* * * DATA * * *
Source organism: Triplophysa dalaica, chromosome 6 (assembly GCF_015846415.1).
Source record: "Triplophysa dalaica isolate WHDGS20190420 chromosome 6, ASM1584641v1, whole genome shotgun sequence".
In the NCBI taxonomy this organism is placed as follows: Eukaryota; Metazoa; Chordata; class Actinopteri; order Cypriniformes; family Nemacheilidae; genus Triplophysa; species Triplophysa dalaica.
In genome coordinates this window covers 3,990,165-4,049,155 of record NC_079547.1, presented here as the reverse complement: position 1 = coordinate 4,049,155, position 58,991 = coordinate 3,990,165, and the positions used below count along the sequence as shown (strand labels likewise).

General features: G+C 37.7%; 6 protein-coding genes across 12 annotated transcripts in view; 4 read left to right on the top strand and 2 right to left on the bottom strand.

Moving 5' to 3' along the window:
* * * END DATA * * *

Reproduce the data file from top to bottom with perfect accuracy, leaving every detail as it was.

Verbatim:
Source organism: Triplophysa dalaica, chromosome 6 (assembly GCF_015846415.1).
Source record: "Triplophysa dalaica isolate WHDGS20190420 chromosome 6, ASM1584641v1, whole genome shotgun sequence".
In the NCBI taxonomy this organism is placed as follows: Eukaryota; Metazoa; Chordata; class Actinopteri; order Cypriniformes; family Nemacheilidae; genus Triplophysa; species Triplophysa dalaica.
In genome coordinates this window covers 3,990,165-4,049,155 of record NC_079547.1, presented here as the reverse complement: position 1 = coordinate 4,049,155, position 58,991 = coordinate 3,990,165, and the positions used below count along the sequence as shown (strand labels likewise).

General features: G+C 37.7%; 6 protein-coding genes across 12 annotated transcripts in view; 4 read left to right on the top strand and 2 right to left on the bottom strand.

Moving 5' to 3' along the window: